The PPP, how­ever, is not with­out its crit­ics. They con­tend the re­mit of this so­cial cost­ing pro­gramme is neb­u­lous, as are the mech­a­nisms for im­ple­ment­ing it. Fur­ther­more, the PPP is a tried and failed idea in Sri Lanka. It was orig­i­nally un­veiled in 2008 as the con­tro­ver­sial En­vi­ron­men­tal Con­ser­va­tion levy bill that passed with­out a de­bate in par­lia­ment. To boot, MP Champika Ranawaka of the rul­ing United Na­tional Party ( UNP) was the En­vi­ron­ment Min­is­ter then. As it turned out, the PPP failed to gain trac­tion with the peo­ple and mu­nic­i­pal au­thor­i­ties, ren­der­ing it po­lit­i­cal drift­wood. Lack of in­for­ma­tion and lax im­ple­men­ta­tion sunk the ini­tia­tive, which makes crit­ics won­der how the same faces will to­day en­gi­neer a turn­around in its for­tunes.

This is just the tip of the ice­berg of crit­i­cisms lev­elled at the PPP. Some ar­gue that cer­tain types of pol­lu­tion are so bad for the en­vi­ron­ment they should be banned out­right in­stead of sub­ject­ing them to so­cial cost­ing. Pol­lut­ing rivers or pro­tected for­est habi­tats, for ex­am­ple, is so ut­terly rep­re­hen­si­ble that let­ting the cul­prits off with a mere fine would be grossly neg­li­gent of the state. The gov­ern­ment also needs to work harder to bet­ter im­ple­ment the ex­ist­ing en­vi­ron­men­tal laws, like the Na­tional En­vi­ron­men­tal Act of 1980, which of­ten fall prey to po­lit­i­cal pa­tron­age.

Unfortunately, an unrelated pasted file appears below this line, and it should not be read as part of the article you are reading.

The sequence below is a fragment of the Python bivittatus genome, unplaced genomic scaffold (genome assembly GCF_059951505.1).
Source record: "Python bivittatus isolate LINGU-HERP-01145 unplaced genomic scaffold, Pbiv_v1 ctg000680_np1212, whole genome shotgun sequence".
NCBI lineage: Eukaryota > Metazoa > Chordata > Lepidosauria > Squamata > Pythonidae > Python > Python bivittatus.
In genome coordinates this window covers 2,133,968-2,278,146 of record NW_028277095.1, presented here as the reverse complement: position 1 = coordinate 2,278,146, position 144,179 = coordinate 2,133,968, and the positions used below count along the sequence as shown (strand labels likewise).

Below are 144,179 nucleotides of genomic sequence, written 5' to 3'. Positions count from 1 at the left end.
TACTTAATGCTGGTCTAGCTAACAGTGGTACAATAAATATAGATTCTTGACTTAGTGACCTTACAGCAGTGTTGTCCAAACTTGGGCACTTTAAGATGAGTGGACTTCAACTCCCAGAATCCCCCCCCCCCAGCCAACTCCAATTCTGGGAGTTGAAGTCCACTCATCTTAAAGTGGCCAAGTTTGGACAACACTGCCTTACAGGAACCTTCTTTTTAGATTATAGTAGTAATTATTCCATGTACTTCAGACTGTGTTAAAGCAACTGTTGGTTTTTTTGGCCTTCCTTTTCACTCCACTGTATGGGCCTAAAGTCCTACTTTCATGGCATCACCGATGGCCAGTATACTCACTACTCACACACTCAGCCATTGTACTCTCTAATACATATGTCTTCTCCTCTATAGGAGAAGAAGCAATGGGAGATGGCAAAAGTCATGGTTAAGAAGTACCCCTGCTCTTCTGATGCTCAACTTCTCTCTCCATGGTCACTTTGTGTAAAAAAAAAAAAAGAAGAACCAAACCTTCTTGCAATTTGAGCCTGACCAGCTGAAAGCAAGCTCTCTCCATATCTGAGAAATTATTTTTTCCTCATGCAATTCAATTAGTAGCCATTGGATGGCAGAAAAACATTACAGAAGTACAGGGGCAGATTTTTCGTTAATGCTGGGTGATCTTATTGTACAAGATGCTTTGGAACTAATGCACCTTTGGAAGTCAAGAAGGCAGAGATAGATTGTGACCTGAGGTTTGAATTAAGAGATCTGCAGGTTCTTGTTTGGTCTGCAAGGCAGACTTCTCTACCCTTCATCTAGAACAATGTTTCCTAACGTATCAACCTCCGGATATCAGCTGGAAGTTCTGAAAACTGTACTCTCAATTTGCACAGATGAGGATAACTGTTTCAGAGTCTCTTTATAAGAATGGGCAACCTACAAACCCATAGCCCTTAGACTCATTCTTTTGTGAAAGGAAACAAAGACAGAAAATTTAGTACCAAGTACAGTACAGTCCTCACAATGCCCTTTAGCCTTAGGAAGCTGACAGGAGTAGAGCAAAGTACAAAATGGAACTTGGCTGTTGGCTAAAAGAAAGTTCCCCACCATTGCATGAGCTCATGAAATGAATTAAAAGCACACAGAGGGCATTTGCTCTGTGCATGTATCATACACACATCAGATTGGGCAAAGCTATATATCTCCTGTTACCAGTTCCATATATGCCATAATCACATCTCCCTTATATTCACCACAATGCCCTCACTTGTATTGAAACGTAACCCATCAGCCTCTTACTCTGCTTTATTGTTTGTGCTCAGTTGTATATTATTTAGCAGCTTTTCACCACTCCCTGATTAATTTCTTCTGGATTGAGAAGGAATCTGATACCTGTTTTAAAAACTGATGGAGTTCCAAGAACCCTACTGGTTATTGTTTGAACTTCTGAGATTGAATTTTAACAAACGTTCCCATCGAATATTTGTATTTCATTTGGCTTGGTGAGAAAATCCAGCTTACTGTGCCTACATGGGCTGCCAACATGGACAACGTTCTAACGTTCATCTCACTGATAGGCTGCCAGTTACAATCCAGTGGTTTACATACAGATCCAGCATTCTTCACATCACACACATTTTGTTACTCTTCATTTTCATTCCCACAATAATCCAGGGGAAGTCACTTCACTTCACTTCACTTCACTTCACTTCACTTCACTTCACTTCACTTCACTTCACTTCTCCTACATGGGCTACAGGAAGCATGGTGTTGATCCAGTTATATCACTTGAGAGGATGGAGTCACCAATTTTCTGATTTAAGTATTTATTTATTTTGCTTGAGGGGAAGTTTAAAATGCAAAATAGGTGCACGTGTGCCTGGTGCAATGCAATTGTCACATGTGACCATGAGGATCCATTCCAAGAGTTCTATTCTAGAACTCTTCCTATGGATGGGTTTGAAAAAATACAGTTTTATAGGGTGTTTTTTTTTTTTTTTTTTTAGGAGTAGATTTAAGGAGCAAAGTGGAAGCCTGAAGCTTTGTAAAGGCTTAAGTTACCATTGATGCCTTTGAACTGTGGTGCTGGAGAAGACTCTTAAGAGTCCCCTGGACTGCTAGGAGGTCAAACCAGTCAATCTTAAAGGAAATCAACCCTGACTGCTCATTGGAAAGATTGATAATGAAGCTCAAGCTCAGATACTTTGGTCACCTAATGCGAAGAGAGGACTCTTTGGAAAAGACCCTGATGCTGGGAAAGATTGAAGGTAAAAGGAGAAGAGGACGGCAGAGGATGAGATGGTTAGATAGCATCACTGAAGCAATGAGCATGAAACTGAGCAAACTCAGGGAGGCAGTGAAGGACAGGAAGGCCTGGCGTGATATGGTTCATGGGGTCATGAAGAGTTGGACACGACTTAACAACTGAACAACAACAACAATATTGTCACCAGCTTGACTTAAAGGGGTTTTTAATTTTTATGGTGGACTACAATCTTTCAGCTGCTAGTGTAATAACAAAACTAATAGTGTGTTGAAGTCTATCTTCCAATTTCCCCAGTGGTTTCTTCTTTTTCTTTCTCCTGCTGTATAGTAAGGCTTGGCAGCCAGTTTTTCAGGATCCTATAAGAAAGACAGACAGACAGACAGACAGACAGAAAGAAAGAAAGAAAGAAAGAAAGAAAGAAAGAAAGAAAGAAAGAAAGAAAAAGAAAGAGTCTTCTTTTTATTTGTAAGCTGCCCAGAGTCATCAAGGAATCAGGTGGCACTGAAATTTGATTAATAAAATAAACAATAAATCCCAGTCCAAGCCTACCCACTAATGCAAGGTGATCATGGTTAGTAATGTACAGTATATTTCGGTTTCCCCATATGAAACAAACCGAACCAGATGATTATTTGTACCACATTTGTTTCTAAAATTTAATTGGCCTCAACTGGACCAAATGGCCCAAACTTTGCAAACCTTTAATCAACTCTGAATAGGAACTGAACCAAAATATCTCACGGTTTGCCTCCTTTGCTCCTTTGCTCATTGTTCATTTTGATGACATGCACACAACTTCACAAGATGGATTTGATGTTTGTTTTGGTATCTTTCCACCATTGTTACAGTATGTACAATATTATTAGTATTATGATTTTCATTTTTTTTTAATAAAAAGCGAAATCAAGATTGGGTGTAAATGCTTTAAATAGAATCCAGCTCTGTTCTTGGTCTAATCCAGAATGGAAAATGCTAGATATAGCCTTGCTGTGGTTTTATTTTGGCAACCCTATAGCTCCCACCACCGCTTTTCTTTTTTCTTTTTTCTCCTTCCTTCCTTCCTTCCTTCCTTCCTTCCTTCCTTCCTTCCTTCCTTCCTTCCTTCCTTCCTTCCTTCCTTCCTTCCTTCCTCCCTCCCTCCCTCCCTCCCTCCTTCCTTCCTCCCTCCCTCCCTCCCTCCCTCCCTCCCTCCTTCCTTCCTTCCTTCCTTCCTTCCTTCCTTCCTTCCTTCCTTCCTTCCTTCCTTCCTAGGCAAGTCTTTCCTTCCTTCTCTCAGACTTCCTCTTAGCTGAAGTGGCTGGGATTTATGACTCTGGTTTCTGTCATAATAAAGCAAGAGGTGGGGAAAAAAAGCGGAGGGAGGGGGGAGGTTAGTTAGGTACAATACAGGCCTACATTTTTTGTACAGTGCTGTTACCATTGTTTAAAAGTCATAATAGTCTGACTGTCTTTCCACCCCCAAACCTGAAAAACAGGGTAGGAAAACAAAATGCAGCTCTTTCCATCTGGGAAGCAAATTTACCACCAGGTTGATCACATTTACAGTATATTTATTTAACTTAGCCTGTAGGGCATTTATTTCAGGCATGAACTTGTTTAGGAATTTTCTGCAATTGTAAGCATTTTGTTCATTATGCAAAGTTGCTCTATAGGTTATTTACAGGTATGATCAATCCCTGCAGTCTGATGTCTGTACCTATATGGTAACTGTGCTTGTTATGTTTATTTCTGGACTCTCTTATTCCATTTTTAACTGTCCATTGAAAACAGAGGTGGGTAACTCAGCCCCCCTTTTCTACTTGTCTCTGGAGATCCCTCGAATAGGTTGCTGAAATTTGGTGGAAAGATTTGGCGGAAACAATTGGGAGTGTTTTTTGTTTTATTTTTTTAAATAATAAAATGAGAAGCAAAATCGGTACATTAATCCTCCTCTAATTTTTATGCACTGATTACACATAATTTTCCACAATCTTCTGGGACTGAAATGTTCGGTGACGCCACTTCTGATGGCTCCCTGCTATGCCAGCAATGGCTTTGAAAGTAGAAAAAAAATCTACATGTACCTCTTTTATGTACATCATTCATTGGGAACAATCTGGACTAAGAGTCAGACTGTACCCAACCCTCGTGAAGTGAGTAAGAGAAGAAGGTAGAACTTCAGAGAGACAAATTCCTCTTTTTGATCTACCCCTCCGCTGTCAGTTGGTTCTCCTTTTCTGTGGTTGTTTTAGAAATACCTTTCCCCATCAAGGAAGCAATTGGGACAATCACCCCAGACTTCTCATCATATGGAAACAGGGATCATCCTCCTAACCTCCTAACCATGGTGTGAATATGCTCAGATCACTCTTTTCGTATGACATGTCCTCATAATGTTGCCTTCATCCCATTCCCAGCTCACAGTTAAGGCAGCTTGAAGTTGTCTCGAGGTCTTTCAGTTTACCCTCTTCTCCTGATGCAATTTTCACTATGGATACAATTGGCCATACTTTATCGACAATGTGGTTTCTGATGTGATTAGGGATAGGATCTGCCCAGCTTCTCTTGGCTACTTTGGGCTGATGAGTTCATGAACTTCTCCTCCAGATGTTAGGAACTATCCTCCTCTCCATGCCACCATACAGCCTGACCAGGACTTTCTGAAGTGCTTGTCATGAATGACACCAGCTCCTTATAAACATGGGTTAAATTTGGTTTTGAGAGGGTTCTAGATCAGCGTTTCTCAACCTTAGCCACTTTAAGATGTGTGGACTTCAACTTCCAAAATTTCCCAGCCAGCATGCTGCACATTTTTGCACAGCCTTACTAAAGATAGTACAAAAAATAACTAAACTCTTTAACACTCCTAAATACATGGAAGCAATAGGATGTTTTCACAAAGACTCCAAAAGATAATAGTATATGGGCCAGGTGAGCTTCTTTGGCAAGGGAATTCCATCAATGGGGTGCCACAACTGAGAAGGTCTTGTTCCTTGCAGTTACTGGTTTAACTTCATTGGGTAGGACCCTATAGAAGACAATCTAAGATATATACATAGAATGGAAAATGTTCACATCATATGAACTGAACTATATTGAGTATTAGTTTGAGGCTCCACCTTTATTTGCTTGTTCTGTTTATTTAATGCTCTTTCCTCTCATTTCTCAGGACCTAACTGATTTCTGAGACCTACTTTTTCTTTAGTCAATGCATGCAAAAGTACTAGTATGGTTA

Bu­reau­cratic lethargy has not helped ei­ther. Sri Lanka cur­rently has no na­tional waste man­age­ment pol­icy. Rumour has it that the blue­print of such a pol­icy has been float­ing